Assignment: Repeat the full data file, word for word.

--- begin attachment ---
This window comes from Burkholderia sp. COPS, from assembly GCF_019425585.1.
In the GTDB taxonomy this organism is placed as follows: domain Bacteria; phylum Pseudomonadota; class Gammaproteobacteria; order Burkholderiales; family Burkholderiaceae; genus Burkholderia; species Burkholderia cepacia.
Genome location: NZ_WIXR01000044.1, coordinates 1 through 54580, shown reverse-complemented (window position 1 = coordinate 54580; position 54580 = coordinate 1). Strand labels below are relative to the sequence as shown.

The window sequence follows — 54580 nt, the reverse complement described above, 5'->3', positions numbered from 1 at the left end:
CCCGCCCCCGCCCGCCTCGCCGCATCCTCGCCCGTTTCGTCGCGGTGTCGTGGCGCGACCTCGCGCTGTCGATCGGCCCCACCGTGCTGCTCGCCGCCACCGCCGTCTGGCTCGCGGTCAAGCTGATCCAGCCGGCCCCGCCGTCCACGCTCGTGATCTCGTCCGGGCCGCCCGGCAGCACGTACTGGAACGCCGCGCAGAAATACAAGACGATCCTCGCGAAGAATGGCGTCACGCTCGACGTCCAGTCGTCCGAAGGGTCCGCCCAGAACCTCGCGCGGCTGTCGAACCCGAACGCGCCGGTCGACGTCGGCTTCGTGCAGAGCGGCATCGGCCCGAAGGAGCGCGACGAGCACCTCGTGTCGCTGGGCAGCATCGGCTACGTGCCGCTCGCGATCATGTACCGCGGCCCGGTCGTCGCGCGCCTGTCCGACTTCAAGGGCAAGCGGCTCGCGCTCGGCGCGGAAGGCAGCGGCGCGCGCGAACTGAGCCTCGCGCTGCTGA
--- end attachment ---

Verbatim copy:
This window comes from Burkholderia sp. COPS, from assembly GCF_019425585.1.
In the GTDB taxonomy this organism is placed as follows: domain Bacteria; phylum Pseudomonadota; class Gammaproteobacteria; order Burkholderiales; family Burkholderiaceae; genus Burkholderia; species Burkholderia cepacia.
Genome location: NZ_WIXR01000044.1, coordinates 1 through 54580, shown reverse-complemented (window position 1 = coordinate 54580; position 54580 = coordinate 1). Strand labels below are relative to the sequence as shown.

The window sequence follows — 54580 nt, the reverse complement described above, 5'->3', positions numbered from 1 at the left end:
CCCGCCCCCGCCCGCCTCGCCGCATCCTCGCCCGTTTCGTCGCGGTGTCGTGGCGCGACCTCGCGCTGTCGATCGGCCCCACCGTGCTGCTCGCCGCCACCGCCGTCTGGCTCGCGGTCAAGCTGATCCAGCCGGCCCCGCCGTCCACGCTCGTGATCTCGTCCGGGCCGCCCGGCAGCACGTACTGGAACGCCGCGCAGAAATACAAGACGATCCTCGCGAAGAATGGCGTCACGCTCGACGTCCAGTCGTCCGAAGGGTCCGCCCAGAACCTCGCGCGGCTGTCGAACCCGAACGCGCCGGTCGACGTCGGCTTCGTGCAGAGCGGCATCGGCCCGAAGGAGCGCGACGAGCACCTCGTGTCGCTGGGCAGCATCGGCTACGTGCCGCTCGCGATCATGTACCGCGGCCCGGTCGTCGCGCGCCTGTCCGACTTCAAGGGCAAGCGGCTCGCGCTCGGCGCGGAAGGCAGCGGCGCGCGCGAACTGAGCCTCGCGCTGCTGA